Can the Cycle of Revenge Politics be Broken?

If you’re a Democrat, have you convinced yourself that if Biden is elected the country will return to some semblance of normalcy — like if a resolution that the sun rises in the east and sets in the west came to the floor, it could survive a senate filibuster?

Is it even remotely farfetched that the evangelical right, unable to continue molding the entire judiciary in their own image, would suggest that it is unsettled science?

[If you lean Republican, hang in there; only a few more lines before I get to the left].

Or that Mitch McConnell would summon the cynicism of elections past — to make Biden a one-term president — and try to deny him even this token win? Or that the malignant trio of Tucker Carlson, Laura Ingraham, and Sean Hannity would trot out spokespersons from QAnon and Patriots for Unproven Scandals (PUS) to breathlessly explain that the sun’s movements are controlled by a secret cabal headed up by Hillary Clinton?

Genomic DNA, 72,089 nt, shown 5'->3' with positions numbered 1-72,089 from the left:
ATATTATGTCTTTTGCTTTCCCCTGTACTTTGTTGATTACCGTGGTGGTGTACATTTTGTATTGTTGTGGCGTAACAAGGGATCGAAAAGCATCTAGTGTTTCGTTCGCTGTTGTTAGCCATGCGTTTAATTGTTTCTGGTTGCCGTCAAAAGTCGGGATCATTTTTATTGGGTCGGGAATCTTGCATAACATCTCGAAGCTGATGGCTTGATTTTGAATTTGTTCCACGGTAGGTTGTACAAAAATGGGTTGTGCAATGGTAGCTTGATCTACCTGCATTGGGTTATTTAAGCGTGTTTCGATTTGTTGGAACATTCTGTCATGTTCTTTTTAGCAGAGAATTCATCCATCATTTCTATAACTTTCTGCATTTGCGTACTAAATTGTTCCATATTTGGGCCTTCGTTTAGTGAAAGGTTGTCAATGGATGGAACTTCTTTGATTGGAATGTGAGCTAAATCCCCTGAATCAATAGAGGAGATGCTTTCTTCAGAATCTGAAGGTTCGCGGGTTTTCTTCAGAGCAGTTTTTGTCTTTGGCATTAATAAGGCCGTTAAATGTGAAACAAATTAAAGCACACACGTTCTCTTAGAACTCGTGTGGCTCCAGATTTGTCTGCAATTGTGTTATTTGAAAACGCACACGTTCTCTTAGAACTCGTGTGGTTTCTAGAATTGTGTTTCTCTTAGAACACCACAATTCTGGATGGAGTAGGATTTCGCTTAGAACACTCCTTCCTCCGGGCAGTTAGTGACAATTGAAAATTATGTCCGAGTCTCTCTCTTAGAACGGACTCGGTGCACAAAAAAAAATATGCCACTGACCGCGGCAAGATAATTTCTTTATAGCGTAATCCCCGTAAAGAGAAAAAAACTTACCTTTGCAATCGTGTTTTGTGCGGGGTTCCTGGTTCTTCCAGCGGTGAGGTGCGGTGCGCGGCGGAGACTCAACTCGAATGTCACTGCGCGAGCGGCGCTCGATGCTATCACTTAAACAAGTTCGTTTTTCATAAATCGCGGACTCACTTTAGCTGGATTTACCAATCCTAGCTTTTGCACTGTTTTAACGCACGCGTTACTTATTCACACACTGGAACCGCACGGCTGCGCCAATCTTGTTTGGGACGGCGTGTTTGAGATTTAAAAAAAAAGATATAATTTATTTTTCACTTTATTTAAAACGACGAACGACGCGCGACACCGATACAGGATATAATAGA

No, not farfetched at all.

Because our political differences have become so emotional, so filled with rage, that neither party can stomach giving the other party a win — the good of the American people be damned.

Need proof?

If you are a Democrat, were you really happy that Trump got Al Baghdadi, because, you know, Trump? Did you try to find reasons to underplay agreements brokered by the administration with Saudi Arabia and Bahrain to establish diplomatic relations with Israel? And when Trump “discovered” hydroxychloroquine, did you cheer on every study that proved its ineffectiveness?

Now, the Republican party has its own ‘splainin to do.

While tit for tat political spats have been with us since the squirrel lobby attacked George Washington for taking down that cherry tree, the case can be made that the malevolent revenge variety was perfected by the right.

Let’s go back a few administrations.